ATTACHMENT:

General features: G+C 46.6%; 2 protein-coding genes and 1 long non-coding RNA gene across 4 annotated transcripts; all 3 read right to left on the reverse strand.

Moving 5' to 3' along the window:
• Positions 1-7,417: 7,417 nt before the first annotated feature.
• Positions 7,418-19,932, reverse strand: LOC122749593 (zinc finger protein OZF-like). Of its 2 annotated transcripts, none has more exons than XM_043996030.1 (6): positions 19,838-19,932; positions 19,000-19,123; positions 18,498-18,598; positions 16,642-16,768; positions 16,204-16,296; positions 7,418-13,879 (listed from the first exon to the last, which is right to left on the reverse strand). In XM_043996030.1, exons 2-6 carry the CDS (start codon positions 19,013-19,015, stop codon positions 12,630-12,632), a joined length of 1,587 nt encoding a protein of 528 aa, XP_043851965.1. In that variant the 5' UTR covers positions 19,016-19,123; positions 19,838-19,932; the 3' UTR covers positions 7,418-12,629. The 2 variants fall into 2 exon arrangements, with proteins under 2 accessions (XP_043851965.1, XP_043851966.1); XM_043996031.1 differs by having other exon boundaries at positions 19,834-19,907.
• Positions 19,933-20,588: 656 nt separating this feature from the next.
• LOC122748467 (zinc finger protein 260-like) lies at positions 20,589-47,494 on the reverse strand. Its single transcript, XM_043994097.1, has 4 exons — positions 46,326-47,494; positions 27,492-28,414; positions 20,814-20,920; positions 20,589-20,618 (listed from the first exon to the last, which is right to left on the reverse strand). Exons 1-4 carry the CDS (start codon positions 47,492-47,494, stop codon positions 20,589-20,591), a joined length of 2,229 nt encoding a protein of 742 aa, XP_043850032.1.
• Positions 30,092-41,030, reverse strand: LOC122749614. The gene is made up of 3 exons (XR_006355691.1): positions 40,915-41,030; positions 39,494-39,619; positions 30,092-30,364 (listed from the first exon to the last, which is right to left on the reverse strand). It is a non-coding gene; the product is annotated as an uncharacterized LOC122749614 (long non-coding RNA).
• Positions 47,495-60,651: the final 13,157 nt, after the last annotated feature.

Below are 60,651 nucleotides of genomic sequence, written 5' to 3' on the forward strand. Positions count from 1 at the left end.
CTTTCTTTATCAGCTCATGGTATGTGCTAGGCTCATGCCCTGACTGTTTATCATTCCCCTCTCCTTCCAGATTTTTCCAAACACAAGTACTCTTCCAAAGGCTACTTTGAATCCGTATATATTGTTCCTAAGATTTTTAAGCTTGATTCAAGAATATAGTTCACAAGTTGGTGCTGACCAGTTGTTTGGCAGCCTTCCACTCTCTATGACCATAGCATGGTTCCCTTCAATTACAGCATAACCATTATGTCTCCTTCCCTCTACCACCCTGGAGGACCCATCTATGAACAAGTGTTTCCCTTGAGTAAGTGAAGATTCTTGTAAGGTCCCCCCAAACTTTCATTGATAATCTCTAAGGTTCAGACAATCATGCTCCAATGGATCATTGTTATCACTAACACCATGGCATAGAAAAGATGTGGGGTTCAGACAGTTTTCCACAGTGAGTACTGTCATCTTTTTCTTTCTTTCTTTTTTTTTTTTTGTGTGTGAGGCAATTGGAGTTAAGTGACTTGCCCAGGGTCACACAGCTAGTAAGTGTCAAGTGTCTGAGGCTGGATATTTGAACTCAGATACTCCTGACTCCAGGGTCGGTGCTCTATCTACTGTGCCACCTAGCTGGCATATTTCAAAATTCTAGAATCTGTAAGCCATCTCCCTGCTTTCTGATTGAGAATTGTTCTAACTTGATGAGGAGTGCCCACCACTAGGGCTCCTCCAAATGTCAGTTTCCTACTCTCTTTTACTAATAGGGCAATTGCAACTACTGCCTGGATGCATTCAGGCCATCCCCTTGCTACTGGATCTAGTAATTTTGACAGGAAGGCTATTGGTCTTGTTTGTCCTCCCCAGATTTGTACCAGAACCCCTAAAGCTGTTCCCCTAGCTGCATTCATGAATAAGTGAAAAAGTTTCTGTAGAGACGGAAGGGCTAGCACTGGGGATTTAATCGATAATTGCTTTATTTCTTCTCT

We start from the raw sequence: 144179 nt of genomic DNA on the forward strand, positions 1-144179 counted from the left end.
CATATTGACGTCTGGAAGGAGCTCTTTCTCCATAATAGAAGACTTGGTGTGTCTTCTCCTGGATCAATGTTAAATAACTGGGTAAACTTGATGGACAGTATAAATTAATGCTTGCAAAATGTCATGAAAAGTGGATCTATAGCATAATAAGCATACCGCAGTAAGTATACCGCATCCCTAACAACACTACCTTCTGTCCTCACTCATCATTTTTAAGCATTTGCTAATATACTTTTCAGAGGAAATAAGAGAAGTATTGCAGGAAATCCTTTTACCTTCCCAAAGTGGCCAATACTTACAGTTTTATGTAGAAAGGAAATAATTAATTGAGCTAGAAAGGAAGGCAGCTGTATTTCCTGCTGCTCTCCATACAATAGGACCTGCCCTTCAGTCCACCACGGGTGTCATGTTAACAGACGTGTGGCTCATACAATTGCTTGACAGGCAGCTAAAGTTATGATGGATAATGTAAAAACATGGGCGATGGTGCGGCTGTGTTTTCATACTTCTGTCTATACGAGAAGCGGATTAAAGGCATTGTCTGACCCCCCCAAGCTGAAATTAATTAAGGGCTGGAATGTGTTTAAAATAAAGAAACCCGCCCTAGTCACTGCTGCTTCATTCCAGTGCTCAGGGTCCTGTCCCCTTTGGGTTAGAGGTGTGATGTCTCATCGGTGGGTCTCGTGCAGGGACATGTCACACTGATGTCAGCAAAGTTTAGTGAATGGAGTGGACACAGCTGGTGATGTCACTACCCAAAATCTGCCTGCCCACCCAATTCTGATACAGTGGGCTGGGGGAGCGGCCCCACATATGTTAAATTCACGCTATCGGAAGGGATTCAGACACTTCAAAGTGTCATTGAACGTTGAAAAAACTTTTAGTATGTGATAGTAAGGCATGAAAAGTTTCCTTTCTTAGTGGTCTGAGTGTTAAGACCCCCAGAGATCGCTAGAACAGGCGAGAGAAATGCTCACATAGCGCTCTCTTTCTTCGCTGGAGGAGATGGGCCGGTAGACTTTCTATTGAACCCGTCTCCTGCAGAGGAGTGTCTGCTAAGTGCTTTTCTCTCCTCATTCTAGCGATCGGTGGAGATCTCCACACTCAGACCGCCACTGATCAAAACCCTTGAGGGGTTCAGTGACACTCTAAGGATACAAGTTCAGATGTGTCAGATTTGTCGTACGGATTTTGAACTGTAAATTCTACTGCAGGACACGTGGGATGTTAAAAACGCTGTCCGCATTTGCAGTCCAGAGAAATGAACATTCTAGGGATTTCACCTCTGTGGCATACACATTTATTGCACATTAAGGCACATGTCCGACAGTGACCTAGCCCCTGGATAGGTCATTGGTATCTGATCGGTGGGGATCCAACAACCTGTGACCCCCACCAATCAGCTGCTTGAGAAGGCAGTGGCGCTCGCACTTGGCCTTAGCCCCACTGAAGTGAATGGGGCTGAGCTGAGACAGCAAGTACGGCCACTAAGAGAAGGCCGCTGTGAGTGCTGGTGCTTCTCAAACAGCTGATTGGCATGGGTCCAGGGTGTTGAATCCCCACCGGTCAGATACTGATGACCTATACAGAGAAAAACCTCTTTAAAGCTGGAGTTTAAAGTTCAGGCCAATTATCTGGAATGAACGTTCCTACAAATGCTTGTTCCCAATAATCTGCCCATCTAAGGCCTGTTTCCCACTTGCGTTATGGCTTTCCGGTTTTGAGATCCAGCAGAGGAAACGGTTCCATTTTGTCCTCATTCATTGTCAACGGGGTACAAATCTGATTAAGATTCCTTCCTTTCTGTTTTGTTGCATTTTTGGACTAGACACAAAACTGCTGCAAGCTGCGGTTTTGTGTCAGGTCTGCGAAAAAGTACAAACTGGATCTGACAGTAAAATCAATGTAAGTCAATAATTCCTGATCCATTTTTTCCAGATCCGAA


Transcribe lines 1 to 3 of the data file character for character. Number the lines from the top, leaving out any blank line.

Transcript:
General features: G+C 46.6%; 2 protein-coding genes and 1 long non-coding RNA gene across 4 annotated transcripts; all 3 read right to left on the reverse strand.

Moving 5' to 3' along the window:
• Positions 1-7,417: 7,417 nt before the first annotated feature.